Hebrew calendar

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The Hebrew calendar (הלוח העברי ha'luach ha'ivri), or Jewish calendar, is a lunisolar calendar used today predominantly for Jewish religious observances. It determines the dates for Jewish holidays and the appropriate public reading of Torah portions, yahrzeits (dates to commemorate the death of a relative), and daily Psalm reading, among many ceremonial uses. In Israel, it is an official calendar for civil purposes and provides a time frame for agriculture.

Originally the Hebrew calendar was used by Jews for all daily purposes, but following the conquest of Jerusalem by Pompey in 63 BCE (see also Iudaea province), Jews began additionally following the imperial civil calendar, which was decreed in 45 BCE, for civic matters such as the payment of taxes and dealings with government officials.

The Hebrew calendar has evolved over time. For example, until the Tannaitic period, the months were set by observation of a new crescent moon, with an additional month added every two or three years to keep Passover in the spring, again based on observation of natural events, namely the ripening of barley to reach the stage of "aviv" (nearly ripened crop).[1] Through the Amoraic period and into the Geonic period, this system was displaced by mathematical rules. The principles and rules appear to have been settled by the time Maimonides compiled the Mishneh Torah.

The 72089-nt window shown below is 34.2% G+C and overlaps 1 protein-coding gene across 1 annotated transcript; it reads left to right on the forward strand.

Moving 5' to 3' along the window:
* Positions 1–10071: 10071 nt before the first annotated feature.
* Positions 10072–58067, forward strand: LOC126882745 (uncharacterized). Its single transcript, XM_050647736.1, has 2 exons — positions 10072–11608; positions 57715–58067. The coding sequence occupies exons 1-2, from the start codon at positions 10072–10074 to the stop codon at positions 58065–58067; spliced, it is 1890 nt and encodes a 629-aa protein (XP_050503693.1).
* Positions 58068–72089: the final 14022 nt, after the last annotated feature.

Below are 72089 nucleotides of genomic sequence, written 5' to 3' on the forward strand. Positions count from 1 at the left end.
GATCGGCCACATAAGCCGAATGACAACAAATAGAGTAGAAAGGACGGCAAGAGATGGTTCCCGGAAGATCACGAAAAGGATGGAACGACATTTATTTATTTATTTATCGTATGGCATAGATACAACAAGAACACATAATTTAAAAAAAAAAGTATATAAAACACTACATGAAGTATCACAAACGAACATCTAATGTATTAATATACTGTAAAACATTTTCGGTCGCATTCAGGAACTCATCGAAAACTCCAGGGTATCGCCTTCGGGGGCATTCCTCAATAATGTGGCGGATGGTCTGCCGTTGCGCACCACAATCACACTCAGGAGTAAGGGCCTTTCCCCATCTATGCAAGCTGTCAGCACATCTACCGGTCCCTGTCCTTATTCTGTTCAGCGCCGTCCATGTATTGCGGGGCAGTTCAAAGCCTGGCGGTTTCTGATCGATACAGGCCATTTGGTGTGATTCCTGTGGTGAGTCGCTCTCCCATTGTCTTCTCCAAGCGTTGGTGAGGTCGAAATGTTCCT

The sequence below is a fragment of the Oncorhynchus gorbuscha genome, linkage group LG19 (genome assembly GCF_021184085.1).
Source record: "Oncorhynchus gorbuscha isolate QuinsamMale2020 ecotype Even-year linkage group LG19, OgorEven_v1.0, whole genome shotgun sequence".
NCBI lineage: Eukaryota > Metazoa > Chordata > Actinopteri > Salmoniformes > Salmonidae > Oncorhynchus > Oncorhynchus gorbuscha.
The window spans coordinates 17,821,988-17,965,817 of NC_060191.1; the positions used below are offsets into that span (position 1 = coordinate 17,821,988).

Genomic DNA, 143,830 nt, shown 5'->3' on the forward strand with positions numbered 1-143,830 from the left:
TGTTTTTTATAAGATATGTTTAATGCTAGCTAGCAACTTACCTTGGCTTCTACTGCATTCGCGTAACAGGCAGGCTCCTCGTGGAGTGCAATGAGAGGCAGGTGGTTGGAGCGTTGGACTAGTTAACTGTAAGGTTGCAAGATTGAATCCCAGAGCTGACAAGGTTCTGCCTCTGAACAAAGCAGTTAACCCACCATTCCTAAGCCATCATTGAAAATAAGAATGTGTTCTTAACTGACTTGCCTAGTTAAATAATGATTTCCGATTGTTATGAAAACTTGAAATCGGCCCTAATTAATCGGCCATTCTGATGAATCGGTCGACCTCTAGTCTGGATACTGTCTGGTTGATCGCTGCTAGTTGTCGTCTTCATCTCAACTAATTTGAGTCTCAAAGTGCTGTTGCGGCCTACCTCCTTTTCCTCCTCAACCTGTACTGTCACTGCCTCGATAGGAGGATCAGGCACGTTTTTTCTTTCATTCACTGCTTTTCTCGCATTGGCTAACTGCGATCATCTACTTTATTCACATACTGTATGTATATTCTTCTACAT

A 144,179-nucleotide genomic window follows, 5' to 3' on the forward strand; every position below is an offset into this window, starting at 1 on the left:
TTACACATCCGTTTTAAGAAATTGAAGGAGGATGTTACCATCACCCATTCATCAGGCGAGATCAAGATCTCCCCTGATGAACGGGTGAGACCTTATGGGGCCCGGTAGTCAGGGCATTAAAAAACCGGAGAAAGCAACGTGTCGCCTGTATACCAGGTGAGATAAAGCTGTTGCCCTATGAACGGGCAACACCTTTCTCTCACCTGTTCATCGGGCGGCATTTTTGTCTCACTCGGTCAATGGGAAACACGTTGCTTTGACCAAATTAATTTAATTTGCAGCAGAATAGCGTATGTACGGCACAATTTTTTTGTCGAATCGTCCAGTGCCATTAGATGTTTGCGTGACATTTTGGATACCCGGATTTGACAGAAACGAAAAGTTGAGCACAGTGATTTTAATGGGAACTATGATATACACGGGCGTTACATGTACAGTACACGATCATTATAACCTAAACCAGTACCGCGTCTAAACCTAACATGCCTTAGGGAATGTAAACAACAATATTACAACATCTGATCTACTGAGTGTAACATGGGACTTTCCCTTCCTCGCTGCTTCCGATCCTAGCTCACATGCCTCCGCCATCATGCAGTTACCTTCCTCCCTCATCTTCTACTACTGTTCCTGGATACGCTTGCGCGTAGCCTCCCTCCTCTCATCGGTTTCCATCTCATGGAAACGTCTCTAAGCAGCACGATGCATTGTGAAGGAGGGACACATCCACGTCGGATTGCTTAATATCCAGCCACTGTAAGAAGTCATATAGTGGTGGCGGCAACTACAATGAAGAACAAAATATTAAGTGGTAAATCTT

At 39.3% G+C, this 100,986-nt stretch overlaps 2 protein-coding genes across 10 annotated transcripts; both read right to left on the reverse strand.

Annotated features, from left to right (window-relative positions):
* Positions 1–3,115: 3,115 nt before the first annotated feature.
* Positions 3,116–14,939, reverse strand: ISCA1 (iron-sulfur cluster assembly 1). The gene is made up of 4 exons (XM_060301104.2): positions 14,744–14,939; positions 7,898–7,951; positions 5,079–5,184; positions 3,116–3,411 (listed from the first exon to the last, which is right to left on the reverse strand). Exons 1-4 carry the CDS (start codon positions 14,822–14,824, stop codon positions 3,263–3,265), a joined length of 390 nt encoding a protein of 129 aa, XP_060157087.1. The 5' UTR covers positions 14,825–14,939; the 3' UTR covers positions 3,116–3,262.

Because of the roughly eleven-day difference between twelve lunar months and one solar year, the length of the Hebrew calendar year varies in a repeating 19-year Metonic cycle of 235 lunar months, with an intercalary lunar month added according to defined rules every two or three years, for a total of 7 times per 19 years. Seasonal references in the Hebrew calendar reflect its development in the region east of the Mediterranean and the times and climate of the Northern Hemisphere. The Hebrew calendar year is longer by about 6 minutes and 25+25/57 seconds than the present-day mean solar year, so that every 224 years, the Hebrew calendar will fall a full day behind the modern solar year, and about every 231 years it will fall a full day behind the Gregorian calendar year.

The present counting method for years use the Anno Mundi epoch (Latin for "in the year of the world", לבריאת העולם), abbreviated AM or A.M. and also referred to as the Hebrew era. Hebrew year 5770 began on 19 September 2009 and ended on 8 September 2010. Hebrew year 5771 (a leap year) began on 9 September 2010 and ends on 28 September 2011.

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